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The Mexican "Big Three"
During the last few years we have seen what I would call a "resurgence of muralism." The small city of Steubenville, right here in Ohio, for instance, has well over a dozen large-scale, outdoor murals painted by almost that many different artists, depicting the city's history and ideals. Quite a number of other cities around the country have picked up on this trend if for no other reason than, in sufficient quantity, they attract tourist dollars. The popularity of murals has been up and down throughout the history of art and specifically, in this country, they were popular in the late 1800s, the 1920s, again in the 1930s under the WPA, and most recently starting as early as the 1970s right up to the present. It's only been with the last period however, that the majority of these murals were done outdoors. Many would credit inner city graffiti with having given birth to the latest resurgence, and to a large extent, there may be some validity to such an assertion. Though such art may be considered ugly by some, it is usually considerably less ugly than the bleak, blank, blocks of blatant urban decay they replace.

However outdoor murals go back further than that, at least to the previous period of popularity during the 1920s when the "Big Three" Mexican muralists departed their homeland for greater freedom of expression and the economic support to express their often boldly socialist messages. It was, after all about the time of the 1929 stock market crash and its aftermath, when people all over the world were wondering if capitalism might be dead and socialism was the wave of the future. The "Big Three" of course, refers to Diego Rivera, David Siqueiros, and Jose Orozco. As with any triumvirate, one figure always dominates, in this case Rivera. Siqueiros was somewhat more radical in style and content, and Orozco, the most radical of all.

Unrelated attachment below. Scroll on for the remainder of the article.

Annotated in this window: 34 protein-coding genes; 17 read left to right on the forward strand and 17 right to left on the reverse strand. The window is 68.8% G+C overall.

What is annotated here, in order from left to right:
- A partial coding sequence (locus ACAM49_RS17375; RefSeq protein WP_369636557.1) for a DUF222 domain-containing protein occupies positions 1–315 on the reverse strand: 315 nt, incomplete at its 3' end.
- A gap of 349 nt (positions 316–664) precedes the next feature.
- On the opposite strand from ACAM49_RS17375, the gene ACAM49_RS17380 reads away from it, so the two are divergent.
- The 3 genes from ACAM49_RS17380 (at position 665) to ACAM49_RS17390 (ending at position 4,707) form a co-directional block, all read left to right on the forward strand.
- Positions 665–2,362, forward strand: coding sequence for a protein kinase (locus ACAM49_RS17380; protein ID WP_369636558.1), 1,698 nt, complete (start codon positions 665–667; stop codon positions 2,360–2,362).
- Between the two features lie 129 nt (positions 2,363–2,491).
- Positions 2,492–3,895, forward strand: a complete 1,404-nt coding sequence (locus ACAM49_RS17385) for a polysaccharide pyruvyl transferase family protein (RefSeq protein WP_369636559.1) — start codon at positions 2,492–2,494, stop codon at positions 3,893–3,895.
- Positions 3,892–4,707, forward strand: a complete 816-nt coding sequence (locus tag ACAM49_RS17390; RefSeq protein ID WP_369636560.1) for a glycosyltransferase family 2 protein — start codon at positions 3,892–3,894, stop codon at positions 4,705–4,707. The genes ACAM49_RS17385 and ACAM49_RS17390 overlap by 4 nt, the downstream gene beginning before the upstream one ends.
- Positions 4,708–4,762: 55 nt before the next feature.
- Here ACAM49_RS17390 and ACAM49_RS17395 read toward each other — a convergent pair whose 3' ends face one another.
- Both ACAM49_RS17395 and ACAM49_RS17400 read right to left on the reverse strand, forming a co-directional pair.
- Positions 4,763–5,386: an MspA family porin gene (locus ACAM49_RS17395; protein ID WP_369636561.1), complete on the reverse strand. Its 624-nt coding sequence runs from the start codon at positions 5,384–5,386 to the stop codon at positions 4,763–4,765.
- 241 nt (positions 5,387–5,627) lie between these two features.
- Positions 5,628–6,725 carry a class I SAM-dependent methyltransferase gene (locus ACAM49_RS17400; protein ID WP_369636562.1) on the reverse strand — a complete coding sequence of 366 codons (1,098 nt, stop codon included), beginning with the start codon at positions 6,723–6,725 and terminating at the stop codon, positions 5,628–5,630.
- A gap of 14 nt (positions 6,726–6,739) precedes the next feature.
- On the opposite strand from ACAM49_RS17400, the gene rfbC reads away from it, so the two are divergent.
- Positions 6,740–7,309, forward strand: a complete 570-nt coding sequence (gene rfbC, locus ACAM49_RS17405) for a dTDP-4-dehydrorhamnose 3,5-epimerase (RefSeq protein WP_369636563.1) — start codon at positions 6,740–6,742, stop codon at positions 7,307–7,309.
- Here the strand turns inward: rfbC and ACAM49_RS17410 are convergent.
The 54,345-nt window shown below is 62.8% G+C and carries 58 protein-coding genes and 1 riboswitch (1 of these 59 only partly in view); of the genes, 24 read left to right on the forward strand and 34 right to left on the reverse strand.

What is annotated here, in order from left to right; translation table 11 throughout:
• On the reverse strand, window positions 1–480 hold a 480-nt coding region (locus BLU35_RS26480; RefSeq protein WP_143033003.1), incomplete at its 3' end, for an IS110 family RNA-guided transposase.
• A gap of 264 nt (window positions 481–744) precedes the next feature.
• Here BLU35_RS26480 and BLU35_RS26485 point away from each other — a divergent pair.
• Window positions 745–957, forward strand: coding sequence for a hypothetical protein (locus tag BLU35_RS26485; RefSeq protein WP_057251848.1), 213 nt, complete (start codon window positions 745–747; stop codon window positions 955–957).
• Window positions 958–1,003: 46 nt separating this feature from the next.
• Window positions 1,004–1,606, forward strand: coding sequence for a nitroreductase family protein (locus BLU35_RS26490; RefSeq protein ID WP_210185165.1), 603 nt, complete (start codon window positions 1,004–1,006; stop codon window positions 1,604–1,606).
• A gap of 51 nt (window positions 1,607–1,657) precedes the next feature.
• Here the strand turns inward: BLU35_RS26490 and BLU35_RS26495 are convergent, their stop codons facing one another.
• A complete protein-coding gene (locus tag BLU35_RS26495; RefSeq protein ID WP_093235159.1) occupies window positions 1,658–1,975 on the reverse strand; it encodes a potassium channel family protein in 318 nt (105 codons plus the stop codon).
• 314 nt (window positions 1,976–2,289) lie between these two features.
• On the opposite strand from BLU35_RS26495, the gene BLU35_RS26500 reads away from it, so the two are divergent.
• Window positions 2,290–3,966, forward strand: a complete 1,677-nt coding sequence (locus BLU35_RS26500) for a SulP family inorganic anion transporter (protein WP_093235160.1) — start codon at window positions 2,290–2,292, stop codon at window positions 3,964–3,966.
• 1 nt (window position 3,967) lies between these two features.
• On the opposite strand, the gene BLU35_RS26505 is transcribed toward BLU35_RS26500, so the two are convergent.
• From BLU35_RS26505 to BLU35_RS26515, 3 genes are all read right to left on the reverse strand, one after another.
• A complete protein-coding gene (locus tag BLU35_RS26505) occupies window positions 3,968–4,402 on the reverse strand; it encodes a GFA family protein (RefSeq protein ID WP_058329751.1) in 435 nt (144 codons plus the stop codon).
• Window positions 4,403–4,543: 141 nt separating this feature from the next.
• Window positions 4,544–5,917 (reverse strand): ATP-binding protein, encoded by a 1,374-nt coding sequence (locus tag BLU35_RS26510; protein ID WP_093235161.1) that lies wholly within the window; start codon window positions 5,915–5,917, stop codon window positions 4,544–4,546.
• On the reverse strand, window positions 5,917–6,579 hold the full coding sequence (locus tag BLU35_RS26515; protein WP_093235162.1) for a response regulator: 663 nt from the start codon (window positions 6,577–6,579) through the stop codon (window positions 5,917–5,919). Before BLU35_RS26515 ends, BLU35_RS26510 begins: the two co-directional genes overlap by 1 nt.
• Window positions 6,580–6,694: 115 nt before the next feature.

Orozco was born in 1883, and came to mural painting much as did Rivera and Siqueiros, through the famed San Carlos Academy, though in his case, without the moderating effects of European study as with the other two. Perhaps as a result, Orozco's work is often seen as unnecessarily brutal and bombastic. His Dartmouth fresco from 1932-34, Departure of Quetzalcoatl is a good example of this. Unlike Rivera's monumental realism, or Siqueiros' complex surrealism, Orozco's work is more symbolic, more simplified, and often seems to "pound" the viewer, screaming out his point and his socialist point of view. Although most of the mural work of the Mexican "Big Three" was done inside, they eventually grew so large in scale that only the sides of buildings could accommodate them. Of the three Orozco, in his later years, painted far more outdoor murals than did the other two. His style allowed him to paint more freely and prolifically. And it is undoubtedly the work of Orozco that has had the greatest influence on the current generation of outdoor muralist. Incidentally, speaking of influence, it was at a workshop taught by Orozco in New York in 1934 that Jackson Pollock first learned to drip paint.

Contributed by Lane, Jim
27 August 1999

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